Dr Ben Voyer discusses his latest research on how self-construals affect behaviour.
In my research, I study how self-construal can help us to understand how we behave in teams or act as leaders or followers. Self-construal is concerned with how individuals perceive themselves as being psychologically independent or interdependent from others. This tension between a desire to be unique, and to belong to groups, is at the heart of social and organisational psychology.
Over the last years, my research has focused on investigating how the status of an individual can shape an individual’s self-construal, and subsequently affect behaviours. For instance, in a study published in 2013 in the Journal of Advanced Nursing (Voyer & Reader, 2013), we measured, for the first time, the self-construal of 102 doctors and nurses. Our findings show that doctors report a dominant independent self-construal, whereas nurses do not report a dominant self-construal. Interestingly, male and female medical and nursing staff also differ in terms of their interdependent self-construal. For men, status – i.e. being a doctor vs. a nurse – tends to decrease perception of interdependence, whereas the opposite is true for women.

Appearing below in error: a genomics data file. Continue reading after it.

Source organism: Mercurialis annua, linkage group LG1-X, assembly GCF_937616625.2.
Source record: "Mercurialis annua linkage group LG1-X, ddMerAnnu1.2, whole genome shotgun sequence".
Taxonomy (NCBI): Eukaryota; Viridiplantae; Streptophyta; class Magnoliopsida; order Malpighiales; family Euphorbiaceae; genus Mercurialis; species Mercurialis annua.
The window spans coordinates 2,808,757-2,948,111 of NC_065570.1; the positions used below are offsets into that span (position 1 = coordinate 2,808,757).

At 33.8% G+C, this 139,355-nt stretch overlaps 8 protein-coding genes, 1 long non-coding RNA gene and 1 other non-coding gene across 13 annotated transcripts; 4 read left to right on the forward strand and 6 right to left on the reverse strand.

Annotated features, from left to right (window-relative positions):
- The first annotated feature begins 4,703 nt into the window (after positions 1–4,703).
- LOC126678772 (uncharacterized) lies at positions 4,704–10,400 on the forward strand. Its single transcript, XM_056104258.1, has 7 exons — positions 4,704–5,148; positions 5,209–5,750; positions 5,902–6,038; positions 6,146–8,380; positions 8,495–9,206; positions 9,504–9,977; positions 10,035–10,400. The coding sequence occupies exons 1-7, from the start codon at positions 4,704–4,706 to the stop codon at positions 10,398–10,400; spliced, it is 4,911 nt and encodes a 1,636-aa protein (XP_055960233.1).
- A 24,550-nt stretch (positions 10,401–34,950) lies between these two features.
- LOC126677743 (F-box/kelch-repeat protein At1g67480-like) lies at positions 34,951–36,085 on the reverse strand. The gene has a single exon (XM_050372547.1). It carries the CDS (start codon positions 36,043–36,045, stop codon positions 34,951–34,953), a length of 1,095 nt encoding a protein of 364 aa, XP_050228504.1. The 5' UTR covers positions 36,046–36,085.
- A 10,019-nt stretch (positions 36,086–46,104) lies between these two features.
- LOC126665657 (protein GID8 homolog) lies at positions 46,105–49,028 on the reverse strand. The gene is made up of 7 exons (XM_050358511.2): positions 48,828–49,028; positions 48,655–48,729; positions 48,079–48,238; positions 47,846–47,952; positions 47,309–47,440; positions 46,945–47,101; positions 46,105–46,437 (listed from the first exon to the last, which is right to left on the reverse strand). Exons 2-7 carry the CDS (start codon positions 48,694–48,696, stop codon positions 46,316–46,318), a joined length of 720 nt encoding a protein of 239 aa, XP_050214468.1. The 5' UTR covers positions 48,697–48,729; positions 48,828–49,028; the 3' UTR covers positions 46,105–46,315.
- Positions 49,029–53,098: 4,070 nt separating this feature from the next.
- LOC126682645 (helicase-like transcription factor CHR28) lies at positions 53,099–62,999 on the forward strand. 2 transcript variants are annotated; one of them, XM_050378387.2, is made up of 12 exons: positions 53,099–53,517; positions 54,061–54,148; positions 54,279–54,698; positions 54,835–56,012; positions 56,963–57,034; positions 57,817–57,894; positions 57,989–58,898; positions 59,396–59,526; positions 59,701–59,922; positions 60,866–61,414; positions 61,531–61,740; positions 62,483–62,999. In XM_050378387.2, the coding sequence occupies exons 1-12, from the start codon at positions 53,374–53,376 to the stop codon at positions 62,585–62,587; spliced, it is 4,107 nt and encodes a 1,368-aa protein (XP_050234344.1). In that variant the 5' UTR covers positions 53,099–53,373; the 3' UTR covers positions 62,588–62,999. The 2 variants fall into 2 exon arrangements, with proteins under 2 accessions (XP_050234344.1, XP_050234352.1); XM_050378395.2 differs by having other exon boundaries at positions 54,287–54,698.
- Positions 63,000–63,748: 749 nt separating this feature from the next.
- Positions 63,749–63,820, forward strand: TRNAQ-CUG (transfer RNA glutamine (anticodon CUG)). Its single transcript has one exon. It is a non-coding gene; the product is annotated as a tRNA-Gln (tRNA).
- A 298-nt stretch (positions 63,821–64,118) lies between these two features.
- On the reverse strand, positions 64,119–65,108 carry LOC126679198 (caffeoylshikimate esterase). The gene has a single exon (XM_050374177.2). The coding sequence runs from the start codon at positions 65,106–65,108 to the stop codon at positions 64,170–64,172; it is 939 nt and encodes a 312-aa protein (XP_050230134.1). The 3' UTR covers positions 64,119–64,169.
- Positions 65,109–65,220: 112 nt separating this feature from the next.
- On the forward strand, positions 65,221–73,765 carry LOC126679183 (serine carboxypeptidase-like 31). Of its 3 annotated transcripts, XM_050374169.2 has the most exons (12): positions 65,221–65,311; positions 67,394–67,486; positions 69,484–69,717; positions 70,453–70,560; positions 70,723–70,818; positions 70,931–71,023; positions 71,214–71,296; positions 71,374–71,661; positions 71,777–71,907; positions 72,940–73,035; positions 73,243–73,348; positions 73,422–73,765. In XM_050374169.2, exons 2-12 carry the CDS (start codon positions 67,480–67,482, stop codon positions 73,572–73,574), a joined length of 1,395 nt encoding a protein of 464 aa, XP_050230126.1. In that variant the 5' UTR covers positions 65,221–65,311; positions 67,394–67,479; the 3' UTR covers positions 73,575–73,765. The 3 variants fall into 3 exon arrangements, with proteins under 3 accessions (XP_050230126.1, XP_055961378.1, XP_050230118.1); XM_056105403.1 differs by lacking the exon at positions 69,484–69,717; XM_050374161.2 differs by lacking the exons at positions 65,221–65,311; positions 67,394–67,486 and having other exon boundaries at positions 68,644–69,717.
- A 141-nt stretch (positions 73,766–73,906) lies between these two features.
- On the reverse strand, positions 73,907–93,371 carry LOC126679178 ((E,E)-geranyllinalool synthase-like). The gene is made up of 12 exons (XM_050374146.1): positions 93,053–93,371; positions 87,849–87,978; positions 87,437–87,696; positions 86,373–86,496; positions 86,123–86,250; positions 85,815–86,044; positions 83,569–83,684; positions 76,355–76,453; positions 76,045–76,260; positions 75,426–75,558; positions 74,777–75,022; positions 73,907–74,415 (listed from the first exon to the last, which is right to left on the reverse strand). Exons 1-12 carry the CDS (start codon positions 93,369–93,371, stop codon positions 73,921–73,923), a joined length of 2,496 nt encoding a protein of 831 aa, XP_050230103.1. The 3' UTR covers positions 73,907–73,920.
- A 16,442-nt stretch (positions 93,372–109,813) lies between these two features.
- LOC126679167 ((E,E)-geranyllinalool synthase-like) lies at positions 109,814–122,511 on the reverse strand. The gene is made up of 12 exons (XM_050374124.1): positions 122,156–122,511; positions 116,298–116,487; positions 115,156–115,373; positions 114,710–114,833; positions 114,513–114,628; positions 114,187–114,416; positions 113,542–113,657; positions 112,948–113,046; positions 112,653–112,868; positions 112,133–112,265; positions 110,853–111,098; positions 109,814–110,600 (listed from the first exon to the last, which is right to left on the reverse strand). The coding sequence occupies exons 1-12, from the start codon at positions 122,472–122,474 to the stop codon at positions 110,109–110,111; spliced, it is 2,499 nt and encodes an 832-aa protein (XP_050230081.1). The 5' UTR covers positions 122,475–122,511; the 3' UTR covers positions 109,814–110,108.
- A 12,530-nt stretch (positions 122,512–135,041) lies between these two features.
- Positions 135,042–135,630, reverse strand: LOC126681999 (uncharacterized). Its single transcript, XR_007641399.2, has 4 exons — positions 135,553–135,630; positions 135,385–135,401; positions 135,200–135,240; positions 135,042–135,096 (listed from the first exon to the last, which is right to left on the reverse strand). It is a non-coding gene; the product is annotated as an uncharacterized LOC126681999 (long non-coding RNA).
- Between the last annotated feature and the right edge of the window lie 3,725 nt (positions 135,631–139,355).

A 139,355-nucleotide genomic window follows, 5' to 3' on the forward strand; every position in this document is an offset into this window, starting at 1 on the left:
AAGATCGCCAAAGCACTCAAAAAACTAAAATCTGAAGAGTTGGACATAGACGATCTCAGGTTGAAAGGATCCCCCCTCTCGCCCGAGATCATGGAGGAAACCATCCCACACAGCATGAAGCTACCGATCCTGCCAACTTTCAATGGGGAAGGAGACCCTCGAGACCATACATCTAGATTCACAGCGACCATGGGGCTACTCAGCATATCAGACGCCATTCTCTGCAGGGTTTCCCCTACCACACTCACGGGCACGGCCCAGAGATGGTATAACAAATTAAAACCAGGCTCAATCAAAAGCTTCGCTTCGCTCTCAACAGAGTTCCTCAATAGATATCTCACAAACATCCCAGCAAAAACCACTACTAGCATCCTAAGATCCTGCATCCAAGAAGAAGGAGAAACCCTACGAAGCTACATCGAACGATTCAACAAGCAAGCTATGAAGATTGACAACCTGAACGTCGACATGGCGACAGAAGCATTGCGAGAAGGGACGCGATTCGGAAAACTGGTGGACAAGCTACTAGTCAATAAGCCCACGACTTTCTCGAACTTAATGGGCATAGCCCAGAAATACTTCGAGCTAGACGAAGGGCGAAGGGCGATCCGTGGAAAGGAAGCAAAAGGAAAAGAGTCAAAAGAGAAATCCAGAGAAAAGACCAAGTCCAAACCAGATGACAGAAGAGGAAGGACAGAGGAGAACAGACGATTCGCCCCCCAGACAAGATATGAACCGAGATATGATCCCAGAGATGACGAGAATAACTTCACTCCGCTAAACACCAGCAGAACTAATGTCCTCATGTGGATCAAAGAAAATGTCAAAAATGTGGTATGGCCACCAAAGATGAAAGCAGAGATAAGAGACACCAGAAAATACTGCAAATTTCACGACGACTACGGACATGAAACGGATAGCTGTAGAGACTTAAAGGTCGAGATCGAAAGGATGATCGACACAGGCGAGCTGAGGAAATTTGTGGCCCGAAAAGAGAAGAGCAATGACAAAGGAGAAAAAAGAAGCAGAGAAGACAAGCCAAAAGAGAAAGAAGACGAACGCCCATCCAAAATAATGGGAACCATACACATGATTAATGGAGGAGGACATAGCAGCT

These differences in terms of self-construal can in return affect teamwork. Individuals with a dominant interdependent self-construal are typically more likely to share their opinions and be open to new ideas. Conversely, individuals with a dominant independent self-construal are more likely to enjoy working alone and be closed to new ideas. Hence, developing innovative training to foster interdependence in medical staff can be a way to counterbalance the effect of organisational role and status on self-perception (Voyer, 2014).
To find out more about this topic and about my research, you can read an interview I gave to The Economist.